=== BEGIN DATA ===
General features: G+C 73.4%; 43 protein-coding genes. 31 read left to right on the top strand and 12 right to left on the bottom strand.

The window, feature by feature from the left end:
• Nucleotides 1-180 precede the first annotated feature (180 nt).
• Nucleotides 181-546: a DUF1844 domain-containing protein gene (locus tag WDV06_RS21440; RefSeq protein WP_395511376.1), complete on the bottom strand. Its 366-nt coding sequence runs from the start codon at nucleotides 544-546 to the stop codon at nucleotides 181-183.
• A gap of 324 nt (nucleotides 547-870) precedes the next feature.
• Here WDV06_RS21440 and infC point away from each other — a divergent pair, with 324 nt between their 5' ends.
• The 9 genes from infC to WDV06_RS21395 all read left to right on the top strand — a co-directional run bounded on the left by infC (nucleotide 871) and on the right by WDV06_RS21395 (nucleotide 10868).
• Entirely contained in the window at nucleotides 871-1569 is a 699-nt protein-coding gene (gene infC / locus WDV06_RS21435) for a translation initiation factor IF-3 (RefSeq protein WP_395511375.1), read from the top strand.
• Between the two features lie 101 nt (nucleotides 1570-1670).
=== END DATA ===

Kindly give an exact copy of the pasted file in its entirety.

General features: G+C 73.4%; 43 protein-coding genes. 31 read left to right on the top strand and 12 right to left on the bottom strand.

The window, feature by feature from the left end:
• Nucleotides 1-180 precede the first annotated feature (180 nt).
• Nucleotides 181-546: a DUF1844 domain-containing protein gene (locus tag WDV06_RS21440; RefSeq protein WP_395511376.1), complete on the bottom strand. Its 366-nt coding sequence runs from the start codon at nucleotides 544-546 to the stop codon at nucleotides 181-183.
• A gap of 324 nt (nucleotides 547-870) precedes the next feature.
• Here WDV06_RS21440 and infC point away from each other — a divergent pair, with 324 nt between their 5' ends.
• The 9 genes from infC to WDV06_RS21395 all read left to right on the top strand — a co-directional run bounded on the left by infC (nucleotide 871) and on the right by WDV06_RS21395 (nucleotide 10868).
• Entirely contained in the window at nucleotides 871-1569 is a 699-nt protein-coding gene (gene infC / locus WDV06_RS21435) for a translation initiation factor IF-3 (RefSeq protein WP_395511375.1), read from the top strand.
• Between the two features lie 101 nt (nucleotides 1570-1670).